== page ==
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Early Hum Dev. 2001 Apr;62(1):43-55.

International Child Care Practices Study: infant sleeping environment.

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Department of Paediatrics, The Chinese University of Hong Kong, 6/F Clinical Science Building, Prince of Wales Hospital, Shatin, Hong Kong, People's Republic of China.



The International Child Care Practices Study (ICCPS) has collected descriptive data from 21 centres in 17 countries. In this report, data are presented on the infant sleeping environment with the main focus being sudden infant death syndrome (SIDS) risk factors (bedsharing and infant using a pillow) and protective factors (infant sharing a room with adult) that are not yet well established in the literature.


Using a standardised protocol, parents of infants were surveyed at birth by interview and at 3 months of age mainly by postal questionnaire. Centres were grouped according to geographic location. Also indicated was the level of SIDS awareness in the community, i.e. whether any campaigns or messages to "reduce the risks of SIDS" were available at the time of the survey.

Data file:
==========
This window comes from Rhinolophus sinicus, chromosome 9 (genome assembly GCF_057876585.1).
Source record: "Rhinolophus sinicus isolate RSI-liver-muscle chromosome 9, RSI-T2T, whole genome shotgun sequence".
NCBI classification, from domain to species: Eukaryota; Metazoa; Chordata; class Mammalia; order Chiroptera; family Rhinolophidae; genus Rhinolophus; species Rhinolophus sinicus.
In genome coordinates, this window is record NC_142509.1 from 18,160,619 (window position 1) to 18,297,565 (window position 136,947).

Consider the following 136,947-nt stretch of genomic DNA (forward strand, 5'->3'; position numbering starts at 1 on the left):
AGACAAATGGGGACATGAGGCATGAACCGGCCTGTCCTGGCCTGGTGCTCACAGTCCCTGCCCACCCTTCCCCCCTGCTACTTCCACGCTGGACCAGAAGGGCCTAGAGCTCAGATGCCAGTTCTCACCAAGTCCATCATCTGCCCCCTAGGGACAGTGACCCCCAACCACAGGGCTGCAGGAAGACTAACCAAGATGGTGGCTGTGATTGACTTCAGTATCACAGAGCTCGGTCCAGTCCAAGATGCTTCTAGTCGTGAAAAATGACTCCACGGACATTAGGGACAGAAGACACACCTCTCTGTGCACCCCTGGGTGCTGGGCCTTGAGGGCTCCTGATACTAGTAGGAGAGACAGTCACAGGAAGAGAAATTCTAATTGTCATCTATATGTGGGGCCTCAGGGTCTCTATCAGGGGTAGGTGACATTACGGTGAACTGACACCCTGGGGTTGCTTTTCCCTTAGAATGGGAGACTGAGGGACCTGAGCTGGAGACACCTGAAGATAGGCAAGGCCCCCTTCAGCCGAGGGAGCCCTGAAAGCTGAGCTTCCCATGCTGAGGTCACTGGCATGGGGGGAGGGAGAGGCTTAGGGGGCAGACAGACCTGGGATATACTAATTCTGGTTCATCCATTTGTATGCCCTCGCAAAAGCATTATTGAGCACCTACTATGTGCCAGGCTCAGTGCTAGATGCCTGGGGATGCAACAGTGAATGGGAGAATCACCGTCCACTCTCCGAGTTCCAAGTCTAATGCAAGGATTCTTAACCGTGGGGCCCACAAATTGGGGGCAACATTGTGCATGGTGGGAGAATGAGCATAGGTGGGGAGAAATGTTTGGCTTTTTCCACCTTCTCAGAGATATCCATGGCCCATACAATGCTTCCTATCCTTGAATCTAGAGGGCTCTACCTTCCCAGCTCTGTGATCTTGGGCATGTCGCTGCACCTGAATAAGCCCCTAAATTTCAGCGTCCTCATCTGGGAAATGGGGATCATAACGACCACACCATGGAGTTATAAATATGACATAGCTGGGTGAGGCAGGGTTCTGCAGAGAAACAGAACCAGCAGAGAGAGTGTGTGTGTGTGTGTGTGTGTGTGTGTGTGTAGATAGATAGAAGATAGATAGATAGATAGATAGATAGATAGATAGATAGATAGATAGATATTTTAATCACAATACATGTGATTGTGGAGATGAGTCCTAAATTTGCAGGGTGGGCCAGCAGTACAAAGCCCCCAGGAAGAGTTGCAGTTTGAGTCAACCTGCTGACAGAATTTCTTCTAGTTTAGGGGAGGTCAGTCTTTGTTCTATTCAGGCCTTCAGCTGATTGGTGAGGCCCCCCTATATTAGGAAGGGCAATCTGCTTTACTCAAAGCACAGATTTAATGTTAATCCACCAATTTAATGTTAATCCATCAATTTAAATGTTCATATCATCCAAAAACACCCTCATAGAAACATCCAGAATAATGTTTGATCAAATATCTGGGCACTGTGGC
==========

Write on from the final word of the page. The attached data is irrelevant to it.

Birth interview data were available for 5488 individual families and 4656 (85%) returned questionnaires at 3 months. Rates of bedsharing varied considerably (2-88%) and it appeared to be more common in the samples with a lower awareness of SIDS, but not necessarily a high SIDS rate. Countries with higher rates of bedsharing appeared to have a greater proportion of infants bedsharing for a longer duration (>5 h). Rates of room sharing varied (58-100%) with some of the lowest rates noted in centres with a higher awareness of SIDS. Rates of pillow use ranged from 4% to 95%.


It is likely that methods of bedsharing differ cross-culturally, and although further details were sought on different bedsharing practices, it was not possible to build up a composite picture of "typical" bedsharing practices in these different communities. These data highlight interesting patterns in child care in these diverse populations. Although these results should not be used to imply that any particular child care practice either increases or decreases the risk of SIDS, these findings should help to inject caution into the process of developing SIDS prevention campaigns for non-Western cultures.

[Indexed for MEDLINE]

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